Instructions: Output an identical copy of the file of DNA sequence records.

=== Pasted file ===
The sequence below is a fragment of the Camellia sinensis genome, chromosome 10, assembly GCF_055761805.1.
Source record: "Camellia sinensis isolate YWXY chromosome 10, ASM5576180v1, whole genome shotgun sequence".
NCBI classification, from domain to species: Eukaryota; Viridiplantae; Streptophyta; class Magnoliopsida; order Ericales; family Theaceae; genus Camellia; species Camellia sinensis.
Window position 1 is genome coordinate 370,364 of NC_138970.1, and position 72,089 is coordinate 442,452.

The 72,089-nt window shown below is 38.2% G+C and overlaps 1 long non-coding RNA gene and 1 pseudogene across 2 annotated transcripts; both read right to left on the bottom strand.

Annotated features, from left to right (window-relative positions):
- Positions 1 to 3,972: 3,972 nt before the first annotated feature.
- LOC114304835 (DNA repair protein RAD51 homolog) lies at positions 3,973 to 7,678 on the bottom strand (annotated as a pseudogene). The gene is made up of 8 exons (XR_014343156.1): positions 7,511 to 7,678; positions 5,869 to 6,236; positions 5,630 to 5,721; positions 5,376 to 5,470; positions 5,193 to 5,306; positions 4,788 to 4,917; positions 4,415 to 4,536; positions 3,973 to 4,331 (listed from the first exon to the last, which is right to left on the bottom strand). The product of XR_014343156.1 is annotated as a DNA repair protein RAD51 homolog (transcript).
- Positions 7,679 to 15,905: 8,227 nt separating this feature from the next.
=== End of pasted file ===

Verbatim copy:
The sequence below is a fragment of the Camellia sinensis genome, chromosome 10, assembly GCF_055761805.1.
Source record: "Camellia sinensis isolate YWXY chromosome 10, ASM5576180v1, whole genome shotgun sequence".
NCBI classification, from domain to species: Eukaryota; Viridiplantae; Streptophyta; class Magnoliopsida; order Ericales; family Theaceae; genus Camellia; species Camellia sinensis.
Window position 1 is genome coordinate 370,364 of NC_138970.1, and position 72,089 is coordinate 442,452.

The 72,089-nt window shown below is 38.2% G+C and overlaps 1 long non-coding RNA gene and 1 pseudogene across 2 annotated transcripts; both read right to left on the bottom strand.

Annotated features, from left to right (window-relative positions):
- Positions 1 to 3,972: 3,972 nt before the first annotated feature.
- LOC114304835 (DNA repair protein RAD51 homolog) lies at positions 3,973 to 7,678 on the bottom strand (annotated as a pseudogene). The gene is made up of 8 exons (XR_014343156.1): positions 7,511 to 7,678; positions 5,869 to 6,236; positions 5,630 to 5,721; positions 5,376 to 5,470; positions 5,193 to 5,306; positions 4,788 to 4,917; positions 4,415 to 4,536; positions 3,973 to 4,331 (listed from the first exon to the last, which is right to left on the bottom strand). The product of XR_014343156.1 is annotated as a DNA repair protein RAD51 homolog (transcript).
- Positions 7,679 to 15,905: 8,227 nt separating this feature from the next.